There were many birds out on the loch, mostly swans and ducks of various types, although they were all some distance away. It was a fairly dull afternoon but the subtle winter colours were rather beautiful.
After enjoying the hide, the assistants trotted off along the road encircling the loch.
The air was cold but, going by the bushy growths of lichen on the trees, nice and fresh.
Dusk was falling as they finished their walk, delighted to have celebrated 56 years of marriage in such pleasant surroundings.
One cold, but sunny, November morning the delightful assistants wrapped themselves up in cosy hats and set off for a pre-luncheon leg stretch near the small Perthshire village of Kettins in the Vale of Strathmore.
They progressed along a straight, tarmacked road, keeping an eye out for a side road that would enable them to get away from the occasional passing car. A group of trees ahead, at the edge of a field of kale, seemed to offer hope of such a turn-off.
Right enough, on one side of the copse a tempting-looking track led round the edge of the field.
It was a bit slippery in places due to a thin coating of ice, but they took their time, watched their footing and carried on boldly in the cheering sunshine.
To their right was a beautifully constructed dry stone wall with a freshly ploughed field on the other side of it.
Ahead of them the view stretched out over fertile lowlands, sloping gently up into the hills of the Angus glens.
At the far end of the field, the track curved round into a squelching morass. Not keen to gloop on through the muddy sludge, they turned round and headed back the way they had come.
As they walked back, the chill air nipping at their cheeks, their thoughts happily turned to the pot of hot soup awaiting them in the old folks’ home.
2016 brought many enjoyable outings for the delightful assistants.
Having fallen down on the job of recording these on her blog in recent months, their chauffeur has instead produced a glossy paperback relating some of their adventures.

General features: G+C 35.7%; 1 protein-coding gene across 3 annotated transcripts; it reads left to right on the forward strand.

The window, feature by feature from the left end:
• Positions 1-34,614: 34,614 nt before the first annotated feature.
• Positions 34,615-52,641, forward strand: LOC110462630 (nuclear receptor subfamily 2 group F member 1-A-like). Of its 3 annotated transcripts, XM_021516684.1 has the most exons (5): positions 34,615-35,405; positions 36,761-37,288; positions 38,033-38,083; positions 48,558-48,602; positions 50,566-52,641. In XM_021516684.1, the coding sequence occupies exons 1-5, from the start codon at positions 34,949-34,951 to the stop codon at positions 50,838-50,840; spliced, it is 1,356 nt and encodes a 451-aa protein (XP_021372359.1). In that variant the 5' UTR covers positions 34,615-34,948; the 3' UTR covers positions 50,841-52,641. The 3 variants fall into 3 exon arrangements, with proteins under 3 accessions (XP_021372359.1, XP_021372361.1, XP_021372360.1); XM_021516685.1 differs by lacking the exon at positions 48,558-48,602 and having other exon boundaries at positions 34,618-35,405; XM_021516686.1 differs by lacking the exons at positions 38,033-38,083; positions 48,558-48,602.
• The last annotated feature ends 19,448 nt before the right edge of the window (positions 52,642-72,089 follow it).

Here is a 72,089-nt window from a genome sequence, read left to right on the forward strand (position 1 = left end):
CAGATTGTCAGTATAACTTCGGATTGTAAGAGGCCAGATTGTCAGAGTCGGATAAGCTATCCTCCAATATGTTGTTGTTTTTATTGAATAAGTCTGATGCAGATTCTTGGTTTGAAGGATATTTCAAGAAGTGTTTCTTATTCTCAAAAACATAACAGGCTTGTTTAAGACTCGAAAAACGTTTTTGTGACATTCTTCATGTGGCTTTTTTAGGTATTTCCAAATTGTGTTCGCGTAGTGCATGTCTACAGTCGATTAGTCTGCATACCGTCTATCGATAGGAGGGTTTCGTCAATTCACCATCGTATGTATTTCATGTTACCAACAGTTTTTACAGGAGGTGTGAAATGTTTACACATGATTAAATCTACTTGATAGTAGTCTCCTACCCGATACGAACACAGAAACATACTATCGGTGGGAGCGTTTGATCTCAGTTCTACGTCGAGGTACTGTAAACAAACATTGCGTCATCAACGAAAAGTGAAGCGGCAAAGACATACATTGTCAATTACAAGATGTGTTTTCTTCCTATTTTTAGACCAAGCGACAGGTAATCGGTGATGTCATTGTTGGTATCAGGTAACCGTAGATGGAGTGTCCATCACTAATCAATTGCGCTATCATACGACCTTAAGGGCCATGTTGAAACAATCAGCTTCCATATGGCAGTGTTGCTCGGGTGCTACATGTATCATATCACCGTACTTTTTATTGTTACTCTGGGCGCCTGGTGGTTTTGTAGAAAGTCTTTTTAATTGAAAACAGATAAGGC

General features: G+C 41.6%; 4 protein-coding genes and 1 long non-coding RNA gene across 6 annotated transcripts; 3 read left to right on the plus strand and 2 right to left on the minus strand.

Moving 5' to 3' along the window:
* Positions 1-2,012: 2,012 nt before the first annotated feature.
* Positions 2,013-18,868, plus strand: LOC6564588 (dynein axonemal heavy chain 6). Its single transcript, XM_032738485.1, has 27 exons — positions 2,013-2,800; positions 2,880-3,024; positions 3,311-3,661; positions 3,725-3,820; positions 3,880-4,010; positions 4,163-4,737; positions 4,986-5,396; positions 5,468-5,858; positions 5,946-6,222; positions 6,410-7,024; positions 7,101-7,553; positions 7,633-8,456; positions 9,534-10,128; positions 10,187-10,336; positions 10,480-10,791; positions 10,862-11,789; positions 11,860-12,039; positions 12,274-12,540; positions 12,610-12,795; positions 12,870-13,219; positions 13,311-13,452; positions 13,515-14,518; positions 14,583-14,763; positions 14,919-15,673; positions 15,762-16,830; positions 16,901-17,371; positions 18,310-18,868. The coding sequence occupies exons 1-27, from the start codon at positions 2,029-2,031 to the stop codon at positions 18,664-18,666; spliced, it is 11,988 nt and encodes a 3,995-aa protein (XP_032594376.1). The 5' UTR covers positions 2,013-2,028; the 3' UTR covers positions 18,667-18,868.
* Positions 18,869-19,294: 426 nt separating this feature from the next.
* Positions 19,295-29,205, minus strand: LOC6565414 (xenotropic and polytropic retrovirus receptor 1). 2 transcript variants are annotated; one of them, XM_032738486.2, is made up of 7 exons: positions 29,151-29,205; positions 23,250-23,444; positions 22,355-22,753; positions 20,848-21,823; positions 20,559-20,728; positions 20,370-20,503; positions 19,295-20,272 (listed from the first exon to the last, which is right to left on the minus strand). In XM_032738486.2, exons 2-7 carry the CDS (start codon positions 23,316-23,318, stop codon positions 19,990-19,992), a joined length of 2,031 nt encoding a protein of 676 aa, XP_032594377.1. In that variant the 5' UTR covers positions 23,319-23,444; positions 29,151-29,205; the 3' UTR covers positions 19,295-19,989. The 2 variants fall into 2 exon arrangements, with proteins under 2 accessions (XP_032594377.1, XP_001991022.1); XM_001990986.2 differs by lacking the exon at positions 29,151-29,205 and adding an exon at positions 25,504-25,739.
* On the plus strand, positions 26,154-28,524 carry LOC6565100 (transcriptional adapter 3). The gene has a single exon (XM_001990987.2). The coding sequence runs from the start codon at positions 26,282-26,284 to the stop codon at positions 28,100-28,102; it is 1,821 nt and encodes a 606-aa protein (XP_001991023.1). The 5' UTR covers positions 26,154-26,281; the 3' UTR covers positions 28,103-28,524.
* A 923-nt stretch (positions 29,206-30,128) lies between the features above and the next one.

Containing over 60 photographs interspersed with text spread across 58 square pages (measuring approximately 17cm x 17cm), the book features the dynamic duo up to various shenanigans in their native Scotland.
You can see a larger image and flick through the entire book by clicking on the red title or cover above. (When you get to the Blurb website, click on the front cover of the book to scroll through).
Although the book was created mainly for the amusement of the delightful assistants, extra copies were ordered for dispersal to family and friends.
Thanks to the technology of print on demand, the book is available to buy in single copies direct from the Blurb website, by clicking here. Individual copies cost £14.40, plus £7.99 shipping to the UK, a total of £22.39.
There is also a cheaper alternative. For addresses in the UK, you can get a copy through this blog, by leaving a comment below, for a total cost of £14 (inclusive of shipping, a saving of over £8 on the Blurb price).
For addresses outside the UK there is an additional shipping cost, e.g. for EU countries this amounts to £2.50, making a total cost of £16.50. If you would like a quote for any other country, please leave a comment below.
The book appears to be going down quite well, at least in certain quarters.